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Orlando Magic go as Tobias Harris goes

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The Magic forward has been a completely different player in wins and losses this season.

Sam Greenwood/Getty Images

Orlando Magic fans have spent the last month searching for what went wrong – and guessing what might work in the future. Squarely at the intersection between those two paths stands Magic forward Tobias Harris

To understand why, let’s look at exactly what he is...or what we thought he was.

Last year, Harris seemed to be blossoming into a star. He posted career-highs in points per game (17.1), three-point percentage (36.4), and minutes per game (34.8). It seemed that the 22-year-old would only get better, leading the Magic to ink him to a four-year, $64 million contract last offseason.

The Bad Tobias

Since his signing, Harris has morphed into more of a role player. He currently sits at fourth on the team in scoring; a misleading ranking that basically amounts to Harris, Victor Oladipo, and Evan Fournier taking turns at playing second fiddle to Nikola Vucevic.

A big reason for this drop in production is his three-point shooting. Remember that career-high shooting percentage from last year? So far it has sunk to 31 percent this season, seemingly making it more of a liability than an asset.

It’s clear that Harris' confidence is faltering, and nowhere has it been more apparent than in Orlando's tumultuous January. Despite playing more minutes per game, he scored fewer points per game (12), grabbed fewer rebounds (6.4), and took fewer shots than at any other point this season. Harris also hit just 70 percent of his free throws, the worst of any month since April of last year.

The Magic need a leader, and Harris has taken some alarming steps in the opposite direction over the last month. As the highest-paid player in Orlando – making $11 million more than Vucevic over the same length of time – some of that responsibility has to fall on Harris' broad shoulders.

The Good Tobias

To compensate for his lack of shooting, Harris has completely changed his game from last year. The former mid-range threat is taking a career-high 57 percent of his shots from inside 10 feet. Possessions that used to be pull-ups from the elbow are now driving dunks or layups – shots that he’s hitting at an efficient 55 percent clip. Despite taking, and missing, more threes this season, Harris has managed to keep his field goal percentage only 0.3 percentage points lower than his career year last season.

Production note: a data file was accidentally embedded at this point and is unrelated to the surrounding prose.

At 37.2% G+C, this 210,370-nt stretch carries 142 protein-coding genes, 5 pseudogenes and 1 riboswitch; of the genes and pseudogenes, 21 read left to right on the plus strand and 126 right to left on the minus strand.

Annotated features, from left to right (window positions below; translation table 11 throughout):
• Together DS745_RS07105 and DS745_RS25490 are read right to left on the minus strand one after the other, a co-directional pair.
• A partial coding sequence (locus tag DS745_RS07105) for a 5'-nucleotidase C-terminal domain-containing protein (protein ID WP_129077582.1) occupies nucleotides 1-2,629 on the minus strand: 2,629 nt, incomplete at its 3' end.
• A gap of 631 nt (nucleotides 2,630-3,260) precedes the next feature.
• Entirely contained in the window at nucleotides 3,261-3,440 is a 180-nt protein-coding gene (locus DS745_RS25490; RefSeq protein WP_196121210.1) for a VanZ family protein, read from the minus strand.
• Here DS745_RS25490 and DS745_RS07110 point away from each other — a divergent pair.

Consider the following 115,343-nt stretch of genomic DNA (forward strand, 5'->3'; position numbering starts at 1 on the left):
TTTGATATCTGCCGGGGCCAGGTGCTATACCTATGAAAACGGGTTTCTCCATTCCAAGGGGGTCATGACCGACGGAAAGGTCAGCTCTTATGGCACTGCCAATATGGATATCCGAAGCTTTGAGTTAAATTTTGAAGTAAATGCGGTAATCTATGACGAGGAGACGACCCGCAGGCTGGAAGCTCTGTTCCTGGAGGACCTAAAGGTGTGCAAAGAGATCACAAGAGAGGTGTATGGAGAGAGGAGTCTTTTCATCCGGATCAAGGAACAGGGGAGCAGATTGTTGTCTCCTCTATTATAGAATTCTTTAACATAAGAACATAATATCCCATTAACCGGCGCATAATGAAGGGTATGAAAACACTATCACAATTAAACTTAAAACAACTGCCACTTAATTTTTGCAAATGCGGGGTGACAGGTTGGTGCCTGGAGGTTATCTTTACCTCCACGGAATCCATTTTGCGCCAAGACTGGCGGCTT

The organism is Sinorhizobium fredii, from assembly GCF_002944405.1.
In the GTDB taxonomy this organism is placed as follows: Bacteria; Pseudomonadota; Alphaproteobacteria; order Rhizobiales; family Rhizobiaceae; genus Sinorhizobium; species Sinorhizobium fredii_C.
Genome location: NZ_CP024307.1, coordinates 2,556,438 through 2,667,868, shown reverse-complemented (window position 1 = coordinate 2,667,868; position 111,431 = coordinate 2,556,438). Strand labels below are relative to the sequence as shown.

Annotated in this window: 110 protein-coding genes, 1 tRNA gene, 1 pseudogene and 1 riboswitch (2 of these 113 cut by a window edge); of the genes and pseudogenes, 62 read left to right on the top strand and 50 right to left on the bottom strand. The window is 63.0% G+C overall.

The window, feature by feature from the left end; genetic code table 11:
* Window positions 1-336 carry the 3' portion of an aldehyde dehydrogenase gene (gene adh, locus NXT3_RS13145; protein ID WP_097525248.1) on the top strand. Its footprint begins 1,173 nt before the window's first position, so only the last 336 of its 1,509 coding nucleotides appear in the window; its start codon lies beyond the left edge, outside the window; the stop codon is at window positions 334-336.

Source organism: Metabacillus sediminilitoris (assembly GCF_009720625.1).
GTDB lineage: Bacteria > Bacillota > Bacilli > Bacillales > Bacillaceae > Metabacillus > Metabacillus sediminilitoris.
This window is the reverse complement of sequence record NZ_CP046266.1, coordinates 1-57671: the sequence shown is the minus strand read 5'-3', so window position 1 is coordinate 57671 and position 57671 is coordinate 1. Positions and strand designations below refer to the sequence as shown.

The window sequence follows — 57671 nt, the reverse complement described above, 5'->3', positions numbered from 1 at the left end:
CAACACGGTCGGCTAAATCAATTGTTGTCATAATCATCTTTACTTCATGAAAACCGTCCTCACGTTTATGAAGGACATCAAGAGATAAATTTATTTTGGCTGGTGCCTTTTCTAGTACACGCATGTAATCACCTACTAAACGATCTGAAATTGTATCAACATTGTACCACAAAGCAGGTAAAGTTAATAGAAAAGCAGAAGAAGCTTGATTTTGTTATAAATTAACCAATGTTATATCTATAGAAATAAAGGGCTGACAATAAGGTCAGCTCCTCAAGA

A few more indicators of the "new" Tobias are his supporting stats. It’s easy to see that he is averaging fewer points than any of his previous years in Orlando, but the forward is averaging more assists and rebounds than ever before.

Tobias is seeing the court better – taking better shots, turning the ball over less, and making smarter passes. Though his role in the offense is diminished, he is spending more time trying to fit into the flow of things, and less time trying to be an isolation scorer. This year, a whopping 86 percent of Harris’ shots have come from either catch-and-shoot or shots inside of 10 feet.

The Real Tobias

The amazing thing about Harris is that he isn’t both good and bad – he is either good or bad. When the Magic win, Harris is a difference-maker; when they lose, he disappears. The difference, I would argue, is his mentality.

It’s hard to see through the veil of coachspeak that we’ve come to accept from our modern athletes. The blogosphere would explode if a franchise player came out and flatly said, "I’m having problems with my confidence", but sometimes the numbers speak for themselves.

On an open shot, an NBA player is quite literally defended by himself. For a shooter as skilled as Harris, there is no logical reason why such a shot wouldn’t be close to automatic. In actuality, open shots are his least accurate – converting just 34.9 percent. That "mental defender" is more effective than an actual defender: Harris hits 49 percent of his shots with a defender within two feet of him.

That deadly three-point shooter whom the Magic were hoping they signed? When the team is playing well, his name is Tobias Harris. This confident version hits 39.4 percent of his three-balls, compared to a lackluster 25 percent in losses.

These numbers fall well outside of what is typical for win/loss splits, even within this Magic team. Vucevic and Elfrid Payton are essentially the same player in both; Oladipo actually plays better, statistically, in losses. No player is as helpful in wins, or as ineffective in losses, as Tobias Harris.

In 2015 the Magic were a well-oiled offensive machine anchored by their do-it-all forward. As the calendar has turned, however, that lynchpin has come loose – sending the team into a backward spiral. Barring an unlikely trade for a superstar, the fate of this young Magic team rests squarely between the ears of Harris.